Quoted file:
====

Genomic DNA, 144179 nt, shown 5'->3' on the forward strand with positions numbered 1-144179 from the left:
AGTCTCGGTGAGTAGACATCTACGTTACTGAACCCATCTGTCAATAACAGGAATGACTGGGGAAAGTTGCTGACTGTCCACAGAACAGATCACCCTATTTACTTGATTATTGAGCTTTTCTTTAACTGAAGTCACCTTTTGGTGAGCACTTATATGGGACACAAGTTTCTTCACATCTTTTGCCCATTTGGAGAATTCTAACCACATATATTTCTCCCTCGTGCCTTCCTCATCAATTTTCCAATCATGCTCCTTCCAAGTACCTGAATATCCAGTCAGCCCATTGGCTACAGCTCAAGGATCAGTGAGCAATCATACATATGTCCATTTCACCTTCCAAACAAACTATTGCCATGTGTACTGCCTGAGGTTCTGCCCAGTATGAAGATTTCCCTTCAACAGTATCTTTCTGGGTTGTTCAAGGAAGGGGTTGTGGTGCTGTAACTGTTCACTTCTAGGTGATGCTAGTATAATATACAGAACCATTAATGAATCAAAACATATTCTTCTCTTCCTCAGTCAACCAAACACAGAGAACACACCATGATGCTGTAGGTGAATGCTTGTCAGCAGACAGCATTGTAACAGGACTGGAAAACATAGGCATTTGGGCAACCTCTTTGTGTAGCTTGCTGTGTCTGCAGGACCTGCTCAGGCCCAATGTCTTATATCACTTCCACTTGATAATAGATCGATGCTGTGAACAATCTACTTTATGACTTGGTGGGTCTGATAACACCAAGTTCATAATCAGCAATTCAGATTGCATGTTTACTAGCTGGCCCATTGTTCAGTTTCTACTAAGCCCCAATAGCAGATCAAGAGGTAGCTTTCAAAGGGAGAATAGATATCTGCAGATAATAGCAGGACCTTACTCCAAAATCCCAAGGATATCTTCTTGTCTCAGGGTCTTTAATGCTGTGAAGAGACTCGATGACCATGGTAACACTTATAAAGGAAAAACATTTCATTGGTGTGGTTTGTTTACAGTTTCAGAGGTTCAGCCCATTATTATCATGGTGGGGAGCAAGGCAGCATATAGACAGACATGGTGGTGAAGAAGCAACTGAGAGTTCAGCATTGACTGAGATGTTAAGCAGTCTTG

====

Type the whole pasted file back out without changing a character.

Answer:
Genomic DNA, 144179 nt, shown 5'->3' on the forward strand with positions numbered 1-144179 from the left:
AGTCTCGGTGAGTAGACATCTACGTTACTGAACCCATCTGTCAATAACAGGAATGACTGGGGAAAGTTGCTGACTGTCCACAGAACAGATCACCCTATTTACTTGATTATTGAGCTTTTCTTTAACTGAAGTCACCTTTTGGTGAGCACTTATATGGGACACAAGTTTCTTCACATCTTTTGCCCATTTGGAGAATTCTAACCACATATATTTCTCCCTCGTGCCTTCCTCATCAATTTTCCAATCATGCTCCTTCCAAGTACCTGAATATCCAGTCAGCCCATTGGCTACAGCTCAAGGATCAGTGAGCAATCATACATATGTCCATTTCACCTTCCAAACAAACTATTGCCATGTGTACTGCCTGAGGTTCTGCCCAGTATGAAGATTTCCCTTCAACAGTATCTTTCTGGGTTGTTCAAGGAAGGGGTTGTGGTGCTGTAACTGTTCACTTCTAGGTGATGCTAGTATAATATACAGAACCATTAATGAATCAAAACATATTCTTCTCTTCCTCAGTCAACCAAACACAGAGAACACACCATGATGCTGTAGGTGAATGCTTGTCAGCAGACAGCATTGTAACAGGACTGGAAAACATAGGCATTTGGGCAACCTCTTTGTGTAGCTTGCTGTGTCTGCAGGACCTGCTCAGGCCCAATGTCTTATATCACTTCCACTTGATAATAGATCGATGCTGTGAACAATCTACTTTATGACTTGGTGGGTCTGATAACACCAAGTTCATAATCAGCAATTCAGATTGCATGTTTACTAGCTGGCCCATTGTTCAGTTTCTACTAAGCCCCAATAGCAGATCAAGAGGTAGCTTTCAAAGGGAGAATAGATATCTGCAGATAATAGCAGGACCTTACTCCAAAATCCCAAGGATATCTTCTTGTCTCAGGGTCTTTAATGCTGTGAAGAGACTCGATGACCATGGTAACACTTATAAAGGAAAAACATTTCATTGGTGTGGTTTGTTTACAGTTTCAGAGGTTCAGCCCATTATTATCATGGTGGGGAGCAAGGCAGCATATAGACAGACATGGTGGTGAAGAAGCAACTGAGAGTTCAGCATTGACTGAGATGTTAAGCAGTCTTG